Comstock Partners, Inc.March 06, 2014
Puny Income Growth Holding Back The Recovery
The key factor holding the recovery hostage is simply explained by “Economics 101”. Consumers are still in the process of deleveraging the massive debts accumulated in the prior boom, and total income is far too weak to support robust spending. Undoubtedly, weather has been a recent factor, but that is temporary, and when normal weather returns, economic growth, at best, is likely to return to its prior mediocre rate, if that.
Consumers may want to spend more, but are restrained by weak income growth. The only way for households to step up their spending now is to further reduce savings rates, which are already not far above the record lows reached during the previous housing boom. Certainly, after years of restrained spending, the pent-up demand is there as goods have to be replaced. But labor markets have been weak and gains in wage income have been limited.
Consumers have increased their spending faster than income for the last three years. In the three years ended January 31st, real spending rose 5.4%, compared to a gain of only 2.9% in real disposable income (DPI). This was accomplished only by reducing the savings rate from 6.3% of DPI to 4.3%. Even with the lowered savings rate, consumer spending growth increased by an annual average of only 1.8% over the last three years compared to 3.5% in the 40 years between 1956 and 1996. DPI did even worse, rising at an annual average of 0.9% in the last three years, compared to its long-term average of 3.4%.
Consumer spending is close to 70% of GDP, and its main driver is disposable income. In our view, disposable income growth will continue to remain under pressure, and will, therefore restrain consumer spending in the period ahead. While employment has been rising, the year-over-year growth has amounted to only about 1.7% per year over the last two years, well under historical norms. With the unemployment rate still historically high and a vast pool of potential job-seekers not officially in the labor force, employees have little market power, and wage increases are likely to be limited. The employment cost index is rising at less than two percent annually, while the growth in average hourly earnings and hours worked are unusually slow.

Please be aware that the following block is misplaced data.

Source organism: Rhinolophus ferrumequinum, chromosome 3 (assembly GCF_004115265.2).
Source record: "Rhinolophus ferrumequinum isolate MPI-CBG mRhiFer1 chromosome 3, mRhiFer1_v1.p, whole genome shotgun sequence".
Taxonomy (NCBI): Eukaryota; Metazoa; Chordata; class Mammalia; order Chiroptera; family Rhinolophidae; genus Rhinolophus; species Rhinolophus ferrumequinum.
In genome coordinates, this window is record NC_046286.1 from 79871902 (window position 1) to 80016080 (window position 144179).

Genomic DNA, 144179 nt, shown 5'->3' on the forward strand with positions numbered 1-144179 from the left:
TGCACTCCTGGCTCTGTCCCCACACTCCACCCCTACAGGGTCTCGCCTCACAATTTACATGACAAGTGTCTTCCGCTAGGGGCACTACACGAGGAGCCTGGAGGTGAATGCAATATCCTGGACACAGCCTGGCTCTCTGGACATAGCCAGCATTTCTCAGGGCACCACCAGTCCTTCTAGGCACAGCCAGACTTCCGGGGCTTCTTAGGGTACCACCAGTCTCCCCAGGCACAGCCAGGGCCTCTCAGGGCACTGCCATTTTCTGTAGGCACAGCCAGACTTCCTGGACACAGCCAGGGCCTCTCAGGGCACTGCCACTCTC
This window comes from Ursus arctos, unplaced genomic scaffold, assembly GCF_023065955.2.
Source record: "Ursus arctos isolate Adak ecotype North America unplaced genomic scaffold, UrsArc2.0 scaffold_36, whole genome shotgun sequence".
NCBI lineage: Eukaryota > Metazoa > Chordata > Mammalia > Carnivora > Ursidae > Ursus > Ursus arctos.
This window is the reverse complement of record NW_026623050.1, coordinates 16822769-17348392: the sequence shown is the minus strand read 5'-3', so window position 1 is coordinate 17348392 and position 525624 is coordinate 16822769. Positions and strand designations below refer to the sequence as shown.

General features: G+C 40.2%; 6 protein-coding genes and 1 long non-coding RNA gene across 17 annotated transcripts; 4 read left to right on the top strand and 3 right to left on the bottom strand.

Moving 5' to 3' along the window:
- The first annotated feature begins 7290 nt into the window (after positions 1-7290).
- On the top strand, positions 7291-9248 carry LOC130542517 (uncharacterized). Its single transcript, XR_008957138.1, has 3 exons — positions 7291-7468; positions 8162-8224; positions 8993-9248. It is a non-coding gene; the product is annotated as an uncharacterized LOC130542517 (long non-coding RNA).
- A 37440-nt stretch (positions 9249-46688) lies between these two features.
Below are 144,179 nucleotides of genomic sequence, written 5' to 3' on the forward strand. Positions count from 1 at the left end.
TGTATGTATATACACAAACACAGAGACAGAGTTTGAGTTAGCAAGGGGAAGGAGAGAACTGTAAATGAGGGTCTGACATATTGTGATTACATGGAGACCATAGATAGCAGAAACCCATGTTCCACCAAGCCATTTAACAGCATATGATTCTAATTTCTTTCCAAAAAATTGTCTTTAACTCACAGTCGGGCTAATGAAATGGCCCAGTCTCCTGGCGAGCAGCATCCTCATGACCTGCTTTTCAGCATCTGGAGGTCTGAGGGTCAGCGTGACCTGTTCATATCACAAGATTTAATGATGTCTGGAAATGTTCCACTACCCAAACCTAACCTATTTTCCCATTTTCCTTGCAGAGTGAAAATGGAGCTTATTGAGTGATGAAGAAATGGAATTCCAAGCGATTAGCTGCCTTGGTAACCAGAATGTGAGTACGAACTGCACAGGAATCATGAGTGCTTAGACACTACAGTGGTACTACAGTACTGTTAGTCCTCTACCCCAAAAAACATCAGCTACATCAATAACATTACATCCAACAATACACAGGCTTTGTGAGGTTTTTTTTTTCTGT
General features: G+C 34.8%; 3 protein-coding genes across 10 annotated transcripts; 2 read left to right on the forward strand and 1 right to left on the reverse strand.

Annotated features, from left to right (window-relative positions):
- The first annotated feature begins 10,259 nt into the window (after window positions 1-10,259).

In addition, other sources of spending are also lacking. Borrowing restrictions are tighter than they were before the recession, and a large portion of the recent increase in credit is attributable to student loans, which burden young people with debt that reduces their ability to spend. Workers worried about future wage increases and job security are more conservative in their willingness to borrow. Furthermore they no longer have the enormous gains in home prices to borrow against as they did prior to the recession.
In our view, therefore, the hopes of investors for an economic growth rate of more than 2% are too optimistic. If anything, with the Fed gradually withdrawing stimulus and global economic growth under pressure, growth could turn out to be much less. Moreover, corporate profits have soared from under 5% of GDP in 1990 to 10% now, meaning that any gains from this point could be limited, at best. In sum, we believe that the current market rally can end badly, as it did in 2000-2002 and 2007-2009.